Write the Book You Want to Read

Writers, by nature, will give out all kinds of contradictory advice. Show, don’t tell. (Huh?! It’s a novel, not a movie …) Write what you know (But I know nothing. Jon Snow.) Write for a market. Don’t write for the market (because it’ll change by the time you finish your book.) Write something you think people will actually want to read. Nah, forget the readers, write it entirely for yourself.
But the best piece of writing advice I’ve read–I probably saw it, put all pithily in the way of writing advice, sometime during the mire that was The Keegans of Banner’s Edge–
Write the book you want to read. 
In my case,  I wanted to see a historical fiction costume drama-like story with some grittier issues, with some diversity. Expanding on that, Pearl, which is a spin-off from the Keegans, is about a black female protagonist in a Georgian England setting and her plot does not involve romance. 
I mean, I like romance in books, but not every woman needs to be presented with a love interest. I’d like to read more novels where the female lead doesn’t fall in love with someone by page x.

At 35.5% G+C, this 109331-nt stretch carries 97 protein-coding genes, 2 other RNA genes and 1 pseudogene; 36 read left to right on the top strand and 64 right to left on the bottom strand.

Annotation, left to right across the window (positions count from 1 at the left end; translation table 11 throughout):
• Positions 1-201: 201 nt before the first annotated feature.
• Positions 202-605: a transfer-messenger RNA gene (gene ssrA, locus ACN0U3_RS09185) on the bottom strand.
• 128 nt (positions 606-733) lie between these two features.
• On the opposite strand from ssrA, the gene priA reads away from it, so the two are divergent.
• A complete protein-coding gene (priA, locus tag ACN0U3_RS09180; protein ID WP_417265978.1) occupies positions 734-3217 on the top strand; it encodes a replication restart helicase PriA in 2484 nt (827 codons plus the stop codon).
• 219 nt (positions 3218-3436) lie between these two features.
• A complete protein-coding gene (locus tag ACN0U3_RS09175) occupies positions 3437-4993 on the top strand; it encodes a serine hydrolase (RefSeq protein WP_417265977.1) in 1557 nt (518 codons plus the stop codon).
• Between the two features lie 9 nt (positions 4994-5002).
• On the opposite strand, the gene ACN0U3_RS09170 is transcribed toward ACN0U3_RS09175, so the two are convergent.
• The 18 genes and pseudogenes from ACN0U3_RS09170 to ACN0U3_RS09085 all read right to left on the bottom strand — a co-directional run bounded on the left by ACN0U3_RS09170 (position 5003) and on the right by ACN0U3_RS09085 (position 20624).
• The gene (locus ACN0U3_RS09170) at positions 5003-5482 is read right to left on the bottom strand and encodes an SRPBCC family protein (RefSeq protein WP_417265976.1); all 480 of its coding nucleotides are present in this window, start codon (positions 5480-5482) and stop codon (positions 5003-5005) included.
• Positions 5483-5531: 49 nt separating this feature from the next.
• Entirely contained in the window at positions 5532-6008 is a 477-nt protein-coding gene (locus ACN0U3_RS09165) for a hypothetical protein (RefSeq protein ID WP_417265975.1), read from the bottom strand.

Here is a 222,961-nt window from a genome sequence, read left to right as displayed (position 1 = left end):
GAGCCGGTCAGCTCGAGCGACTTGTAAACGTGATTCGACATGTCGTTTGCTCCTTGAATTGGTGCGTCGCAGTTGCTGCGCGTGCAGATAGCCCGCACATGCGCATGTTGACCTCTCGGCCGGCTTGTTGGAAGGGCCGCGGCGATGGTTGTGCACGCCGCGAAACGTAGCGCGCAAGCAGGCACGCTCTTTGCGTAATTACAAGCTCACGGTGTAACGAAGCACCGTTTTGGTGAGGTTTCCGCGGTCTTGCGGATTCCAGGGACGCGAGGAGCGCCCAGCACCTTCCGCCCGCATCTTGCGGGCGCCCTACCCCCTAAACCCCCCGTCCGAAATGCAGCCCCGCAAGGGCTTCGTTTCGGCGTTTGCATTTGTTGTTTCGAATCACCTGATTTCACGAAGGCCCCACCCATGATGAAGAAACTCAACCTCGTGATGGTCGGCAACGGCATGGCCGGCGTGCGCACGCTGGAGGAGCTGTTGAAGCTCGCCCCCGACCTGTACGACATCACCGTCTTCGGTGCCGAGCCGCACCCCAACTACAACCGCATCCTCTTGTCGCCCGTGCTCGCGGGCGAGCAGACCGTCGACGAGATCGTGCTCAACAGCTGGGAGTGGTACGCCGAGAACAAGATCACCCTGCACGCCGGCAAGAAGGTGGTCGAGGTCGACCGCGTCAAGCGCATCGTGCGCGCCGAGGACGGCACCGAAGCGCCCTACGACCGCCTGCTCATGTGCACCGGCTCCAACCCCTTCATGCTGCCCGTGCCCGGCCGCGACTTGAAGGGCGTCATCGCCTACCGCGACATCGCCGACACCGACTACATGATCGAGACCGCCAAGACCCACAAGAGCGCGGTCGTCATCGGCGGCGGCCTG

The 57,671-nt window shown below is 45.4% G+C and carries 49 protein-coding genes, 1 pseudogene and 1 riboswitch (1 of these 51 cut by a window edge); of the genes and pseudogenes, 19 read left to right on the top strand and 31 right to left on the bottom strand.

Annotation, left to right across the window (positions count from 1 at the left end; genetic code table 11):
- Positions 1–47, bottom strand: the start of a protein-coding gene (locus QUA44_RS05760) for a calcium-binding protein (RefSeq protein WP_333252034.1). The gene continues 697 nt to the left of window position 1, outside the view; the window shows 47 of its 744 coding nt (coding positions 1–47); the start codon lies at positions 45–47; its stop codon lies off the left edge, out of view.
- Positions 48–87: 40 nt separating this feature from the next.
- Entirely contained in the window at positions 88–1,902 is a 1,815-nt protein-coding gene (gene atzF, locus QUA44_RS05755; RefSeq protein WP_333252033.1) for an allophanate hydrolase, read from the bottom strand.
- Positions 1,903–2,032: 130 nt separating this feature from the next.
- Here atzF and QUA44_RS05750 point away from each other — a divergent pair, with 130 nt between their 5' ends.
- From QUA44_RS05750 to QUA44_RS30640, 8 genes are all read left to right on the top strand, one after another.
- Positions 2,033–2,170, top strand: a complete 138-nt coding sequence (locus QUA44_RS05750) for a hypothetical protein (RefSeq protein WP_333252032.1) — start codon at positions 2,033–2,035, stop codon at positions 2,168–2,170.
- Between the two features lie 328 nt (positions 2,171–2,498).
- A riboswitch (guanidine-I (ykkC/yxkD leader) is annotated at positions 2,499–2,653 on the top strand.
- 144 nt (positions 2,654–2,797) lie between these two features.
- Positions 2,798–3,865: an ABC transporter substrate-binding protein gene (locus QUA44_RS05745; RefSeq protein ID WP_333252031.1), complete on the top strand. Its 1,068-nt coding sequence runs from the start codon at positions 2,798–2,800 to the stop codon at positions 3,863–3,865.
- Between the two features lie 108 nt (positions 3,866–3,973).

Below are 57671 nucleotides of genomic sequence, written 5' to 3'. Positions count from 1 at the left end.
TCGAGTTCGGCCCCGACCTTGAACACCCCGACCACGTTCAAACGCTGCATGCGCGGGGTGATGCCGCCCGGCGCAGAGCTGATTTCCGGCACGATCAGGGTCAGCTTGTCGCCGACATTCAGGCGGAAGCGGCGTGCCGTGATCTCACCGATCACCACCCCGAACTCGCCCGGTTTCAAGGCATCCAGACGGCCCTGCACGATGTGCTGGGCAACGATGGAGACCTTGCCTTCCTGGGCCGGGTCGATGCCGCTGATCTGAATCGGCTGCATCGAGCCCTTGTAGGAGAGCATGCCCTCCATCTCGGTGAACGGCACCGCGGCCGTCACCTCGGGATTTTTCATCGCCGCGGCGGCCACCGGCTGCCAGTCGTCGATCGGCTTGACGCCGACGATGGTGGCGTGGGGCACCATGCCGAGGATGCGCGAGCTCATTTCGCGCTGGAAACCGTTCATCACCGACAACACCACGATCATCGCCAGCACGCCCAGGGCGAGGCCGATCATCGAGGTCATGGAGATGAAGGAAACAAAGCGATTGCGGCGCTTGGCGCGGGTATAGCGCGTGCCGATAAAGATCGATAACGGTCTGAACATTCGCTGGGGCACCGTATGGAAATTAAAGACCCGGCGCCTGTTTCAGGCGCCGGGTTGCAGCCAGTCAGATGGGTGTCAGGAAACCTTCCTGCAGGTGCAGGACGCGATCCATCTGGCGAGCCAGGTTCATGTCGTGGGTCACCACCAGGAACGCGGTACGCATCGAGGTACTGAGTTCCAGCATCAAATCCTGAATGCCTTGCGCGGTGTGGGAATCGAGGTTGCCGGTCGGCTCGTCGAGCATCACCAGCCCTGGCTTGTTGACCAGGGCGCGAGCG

I’m back to writing the novel I’ve been tinkering around with, with all its intendant complications, but even there, it’s the kind of book I like reading–and have read in some cases–because it’s a dual timeline. There’s a small mystery, there are two female lead protagonists, there’s diversity and art. But it’s half historical period and half contemporary. 
I think of it as two halves of the kind of stuff I like to watch—part Downton Abbey/Jane Austen adaptations/Outlander–and part Once, Begin Again, delicate little indie movies. 
So, what kind of book do you want to see on the shelves or on the ebook rotations? And are you writing it? 

6 thoughts on “Write the Book You Want to Read

  1. Happy Writing! Good to hear you're back at the novel. Also another good writing advice that I like, is 'Write the book you can't get out of your head.' Because sometimes the book might not be a book you'd typically read, but it has an unshakeable connection to you. And sometimes when you do something out of the ordinary, it becomes extraordinary 😉

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  2. Ooh, that is a good one. It is true, the ideas that stick around are the ones that you have to at least try to write down. I've been hopping in and out of the novel, so I doubt it's cohesive, but we'll see when I actually finish this draft. The novella's been keeping me busy, but since I'm very nearly done–at least a couple more weeks from getting it out into the world–I can settle back into the novel again!

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  3. Yay, pretty quote! ^_^ Truth! 🙂 My reading is all over the place, but anything that waxes strange seems to get my attention the most. And that does make up a good 90% of my book collection. I guess that about sums up my writing. 🙂

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